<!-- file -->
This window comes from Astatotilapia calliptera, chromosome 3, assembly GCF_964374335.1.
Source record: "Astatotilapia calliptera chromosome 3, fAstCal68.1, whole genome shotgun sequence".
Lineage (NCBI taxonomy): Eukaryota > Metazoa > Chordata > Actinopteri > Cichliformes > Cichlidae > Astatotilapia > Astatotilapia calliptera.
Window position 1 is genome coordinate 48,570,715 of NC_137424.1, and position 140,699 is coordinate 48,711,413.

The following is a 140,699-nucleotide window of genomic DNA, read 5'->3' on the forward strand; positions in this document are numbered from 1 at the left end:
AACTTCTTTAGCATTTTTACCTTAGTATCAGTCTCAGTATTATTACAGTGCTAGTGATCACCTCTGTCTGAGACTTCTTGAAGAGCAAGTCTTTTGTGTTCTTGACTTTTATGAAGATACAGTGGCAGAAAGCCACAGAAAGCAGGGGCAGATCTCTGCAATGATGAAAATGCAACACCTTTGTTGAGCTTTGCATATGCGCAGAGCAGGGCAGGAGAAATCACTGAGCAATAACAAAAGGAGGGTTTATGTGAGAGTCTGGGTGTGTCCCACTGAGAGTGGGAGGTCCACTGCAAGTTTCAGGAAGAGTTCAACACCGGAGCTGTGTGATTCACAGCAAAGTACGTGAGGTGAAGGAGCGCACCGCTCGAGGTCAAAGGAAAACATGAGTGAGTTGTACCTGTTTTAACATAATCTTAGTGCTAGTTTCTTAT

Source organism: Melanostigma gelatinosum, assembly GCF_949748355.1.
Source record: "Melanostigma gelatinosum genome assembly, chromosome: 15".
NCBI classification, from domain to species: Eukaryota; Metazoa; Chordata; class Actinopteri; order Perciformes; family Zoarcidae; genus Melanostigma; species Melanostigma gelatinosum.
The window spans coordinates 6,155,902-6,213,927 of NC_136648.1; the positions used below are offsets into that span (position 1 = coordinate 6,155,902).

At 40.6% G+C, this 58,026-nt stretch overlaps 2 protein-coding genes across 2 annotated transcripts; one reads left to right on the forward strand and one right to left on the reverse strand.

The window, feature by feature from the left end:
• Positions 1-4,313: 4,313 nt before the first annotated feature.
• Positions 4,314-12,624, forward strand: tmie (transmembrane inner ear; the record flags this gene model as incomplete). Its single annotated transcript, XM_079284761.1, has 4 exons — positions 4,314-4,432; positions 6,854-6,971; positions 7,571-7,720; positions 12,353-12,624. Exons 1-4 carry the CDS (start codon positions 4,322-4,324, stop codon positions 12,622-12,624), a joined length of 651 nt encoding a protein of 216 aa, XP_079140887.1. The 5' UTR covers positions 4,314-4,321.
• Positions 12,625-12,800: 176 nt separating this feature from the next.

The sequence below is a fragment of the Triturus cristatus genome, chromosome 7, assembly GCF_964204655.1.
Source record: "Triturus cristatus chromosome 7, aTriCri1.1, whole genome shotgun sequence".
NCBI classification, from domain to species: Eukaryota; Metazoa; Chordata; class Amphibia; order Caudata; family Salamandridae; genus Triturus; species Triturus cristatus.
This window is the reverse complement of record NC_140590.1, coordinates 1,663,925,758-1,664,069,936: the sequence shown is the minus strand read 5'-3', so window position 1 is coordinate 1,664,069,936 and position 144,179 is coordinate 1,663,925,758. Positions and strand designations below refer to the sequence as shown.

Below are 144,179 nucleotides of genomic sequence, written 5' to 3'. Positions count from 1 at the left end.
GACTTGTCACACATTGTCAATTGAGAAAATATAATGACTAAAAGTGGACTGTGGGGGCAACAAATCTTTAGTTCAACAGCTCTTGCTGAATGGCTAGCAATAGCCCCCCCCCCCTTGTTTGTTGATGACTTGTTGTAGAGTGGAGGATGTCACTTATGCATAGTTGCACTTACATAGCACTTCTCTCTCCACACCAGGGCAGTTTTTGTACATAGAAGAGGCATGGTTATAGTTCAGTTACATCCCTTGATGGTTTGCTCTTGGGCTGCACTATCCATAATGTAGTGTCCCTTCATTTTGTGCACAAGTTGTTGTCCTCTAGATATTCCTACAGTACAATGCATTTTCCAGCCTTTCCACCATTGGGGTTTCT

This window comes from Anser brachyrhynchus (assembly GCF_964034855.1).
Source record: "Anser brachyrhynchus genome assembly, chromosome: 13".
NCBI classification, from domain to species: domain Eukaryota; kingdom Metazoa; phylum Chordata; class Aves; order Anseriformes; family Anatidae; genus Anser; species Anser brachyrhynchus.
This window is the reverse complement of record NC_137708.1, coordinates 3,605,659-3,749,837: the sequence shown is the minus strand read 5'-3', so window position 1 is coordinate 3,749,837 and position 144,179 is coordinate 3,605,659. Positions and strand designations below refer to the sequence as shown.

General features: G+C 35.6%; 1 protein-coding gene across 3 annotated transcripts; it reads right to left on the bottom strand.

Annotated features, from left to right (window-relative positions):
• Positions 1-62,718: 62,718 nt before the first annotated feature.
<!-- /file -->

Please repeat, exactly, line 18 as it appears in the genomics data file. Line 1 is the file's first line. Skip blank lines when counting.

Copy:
NCBI classification, from domain to species: Eukaryota; Metazoa; Chordata; class Amphibia; order Caudata; family Salamandridae; genus Triturus; species Triturus cristatus.